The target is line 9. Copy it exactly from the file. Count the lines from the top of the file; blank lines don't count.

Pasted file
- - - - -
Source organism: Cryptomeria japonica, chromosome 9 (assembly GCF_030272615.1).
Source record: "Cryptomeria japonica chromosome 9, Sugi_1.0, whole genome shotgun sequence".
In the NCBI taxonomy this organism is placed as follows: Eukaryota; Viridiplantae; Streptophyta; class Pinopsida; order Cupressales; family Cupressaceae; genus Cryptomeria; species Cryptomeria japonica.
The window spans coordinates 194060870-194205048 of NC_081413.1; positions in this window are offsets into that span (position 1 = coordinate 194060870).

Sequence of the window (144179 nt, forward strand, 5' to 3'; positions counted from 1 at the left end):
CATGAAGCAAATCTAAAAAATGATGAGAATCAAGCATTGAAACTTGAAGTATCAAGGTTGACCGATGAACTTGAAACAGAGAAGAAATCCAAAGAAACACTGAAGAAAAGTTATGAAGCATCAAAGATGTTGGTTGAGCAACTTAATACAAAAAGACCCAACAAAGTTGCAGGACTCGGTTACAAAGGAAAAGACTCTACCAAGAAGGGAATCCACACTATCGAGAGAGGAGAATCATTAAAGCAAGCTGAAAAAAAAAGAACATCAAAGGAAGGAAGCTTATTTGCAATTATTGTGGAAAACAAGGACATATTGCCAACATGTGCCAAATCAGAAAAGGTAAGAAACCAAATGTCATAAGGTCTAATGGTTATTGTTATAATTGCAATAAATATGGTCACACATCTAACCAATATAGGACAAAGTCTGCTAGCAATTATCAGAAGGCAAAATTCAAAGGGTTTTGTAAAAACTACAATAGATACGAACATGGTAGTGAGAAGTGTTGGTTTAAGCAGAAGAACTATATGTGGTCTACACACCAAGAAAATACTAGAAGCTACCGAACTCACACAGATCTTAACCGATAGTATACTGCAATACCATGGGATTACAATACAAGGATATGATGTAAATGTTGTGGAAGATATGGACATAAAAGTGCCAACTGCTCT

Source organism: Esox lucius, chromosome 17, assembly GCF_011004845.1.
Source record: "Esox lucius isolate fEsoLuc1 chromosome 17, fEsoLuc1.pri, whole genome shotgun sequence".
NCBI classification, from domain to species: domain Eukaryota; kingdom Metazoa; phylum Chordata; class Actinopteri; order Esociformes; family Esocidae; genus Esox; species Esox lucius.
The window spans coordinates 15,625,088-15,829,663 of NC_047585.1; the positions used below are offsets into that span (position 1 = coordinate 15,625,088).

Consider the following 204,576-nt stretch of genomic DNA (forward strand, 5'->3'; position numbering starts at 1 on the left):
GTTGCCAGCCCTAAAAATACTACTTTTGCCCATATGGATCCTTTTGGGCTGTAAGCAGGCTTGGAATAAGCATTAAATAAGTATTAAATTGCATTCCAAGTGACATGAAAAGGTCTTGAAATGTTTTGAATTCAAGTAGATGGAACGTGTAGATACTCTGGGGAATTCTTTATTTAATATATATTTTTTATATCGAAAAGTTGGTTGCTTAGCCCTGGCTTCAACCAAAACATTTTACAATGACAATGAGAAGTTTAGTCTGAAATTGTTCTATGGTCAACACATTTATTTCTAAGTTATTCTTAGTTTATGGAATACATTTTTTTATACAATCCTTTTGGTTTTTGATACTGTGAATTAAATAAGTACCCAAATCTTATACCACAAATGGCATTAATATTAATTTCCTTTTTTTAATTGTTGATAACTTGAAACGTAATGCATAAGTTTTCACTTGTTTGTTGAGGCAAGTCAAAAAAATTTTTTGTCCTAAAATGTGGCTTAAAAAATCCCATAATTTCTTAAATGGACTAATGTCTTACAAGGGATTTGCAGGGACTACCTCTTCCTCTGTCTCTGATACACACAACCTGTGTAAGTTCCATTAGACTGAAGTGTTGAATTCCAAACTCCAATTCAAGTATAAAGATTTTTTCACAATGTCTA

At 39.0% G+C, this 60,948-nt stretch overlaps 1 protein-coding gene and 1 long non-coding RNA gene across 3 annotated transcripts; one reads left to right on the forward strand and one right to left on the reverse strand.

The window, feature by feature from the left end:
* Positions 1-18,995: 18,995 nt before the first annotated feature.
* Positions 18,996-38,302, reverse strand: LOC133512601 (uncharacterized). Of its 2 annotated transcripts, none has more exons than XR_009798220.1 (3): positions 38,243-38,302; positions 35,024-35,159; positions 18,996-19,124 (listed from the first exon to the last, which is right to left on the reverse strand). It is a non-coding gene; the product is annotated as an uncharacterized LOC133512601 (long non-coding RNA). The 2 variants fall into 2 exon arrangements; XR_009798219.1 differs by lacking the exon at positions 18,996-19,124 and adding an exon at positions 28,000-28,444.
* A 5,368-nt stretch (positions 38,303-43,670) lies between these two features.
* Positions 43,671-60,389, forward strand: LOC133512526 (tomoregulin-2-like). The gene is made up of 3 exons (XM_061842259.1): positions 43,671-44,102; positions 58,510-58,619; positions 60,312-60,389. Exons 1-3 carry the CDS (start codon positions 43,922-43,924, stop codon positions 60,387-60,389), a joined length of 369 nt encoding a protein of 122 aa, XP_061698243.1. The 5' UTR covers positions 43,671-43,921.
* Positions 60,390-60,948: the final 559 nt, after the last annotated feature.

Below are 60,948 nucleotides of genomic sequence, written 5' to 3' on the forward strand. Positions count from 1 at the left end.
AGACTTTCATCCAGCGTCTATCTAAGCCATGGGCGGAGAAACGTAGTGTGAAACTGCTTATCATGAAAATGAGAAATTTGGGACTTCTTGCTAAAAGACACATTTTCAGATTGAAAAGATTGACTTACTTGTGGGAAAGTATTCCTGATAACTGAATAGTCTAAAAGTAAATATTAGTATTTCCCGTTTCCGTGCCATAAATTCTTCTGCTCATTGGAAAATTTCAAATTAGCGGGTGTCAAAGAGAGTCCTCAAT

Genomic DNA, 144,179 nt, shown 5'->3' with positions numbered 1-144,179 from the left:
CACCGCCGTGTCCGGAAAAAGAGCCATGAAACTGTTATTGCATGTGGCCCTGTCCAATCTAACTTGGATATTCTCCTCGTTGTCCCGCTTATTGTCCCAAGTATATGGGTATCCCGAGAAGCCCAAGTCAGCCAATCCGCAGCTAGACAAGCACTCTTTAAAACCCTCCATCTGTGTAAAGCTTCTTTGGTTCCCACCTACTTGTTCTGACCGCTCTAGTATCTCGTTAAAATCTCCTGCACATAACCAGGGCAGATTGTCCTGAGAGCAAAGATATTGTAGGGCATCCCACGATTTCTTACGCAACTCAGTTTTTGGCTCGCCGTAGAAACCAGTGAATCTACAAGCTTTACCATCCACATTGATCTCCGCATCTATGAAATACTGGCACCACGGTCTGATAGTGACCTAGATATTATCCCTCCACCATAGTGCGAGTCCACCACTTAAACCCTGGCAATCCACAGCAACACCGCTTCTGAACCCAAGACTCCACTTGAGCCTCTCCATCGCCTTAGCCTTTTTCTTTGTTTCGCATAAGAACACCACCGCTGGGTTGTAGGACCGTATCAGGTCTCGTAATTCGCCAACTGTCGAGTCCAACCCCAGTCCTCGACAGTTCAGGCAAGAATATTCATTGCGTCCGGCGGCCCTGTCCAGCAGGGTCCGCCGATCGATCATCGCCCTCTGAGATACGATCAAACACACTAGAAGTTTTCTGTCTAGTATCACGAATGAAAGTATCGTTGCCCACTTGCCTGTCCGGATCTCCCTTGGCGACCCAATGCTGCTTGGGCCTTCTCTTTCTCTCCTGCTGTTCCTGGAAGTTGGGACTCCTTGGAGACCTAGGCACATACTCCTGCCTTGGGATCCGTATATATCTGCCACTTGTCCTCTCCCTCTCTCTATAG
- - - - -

NCBI classification, from domain to species: domain Eukaryota; kingdom Metazoa; phylum Chordata; class Actinopteri; order Esociformes; family Esocidae; genus Esox; species Esox lucius.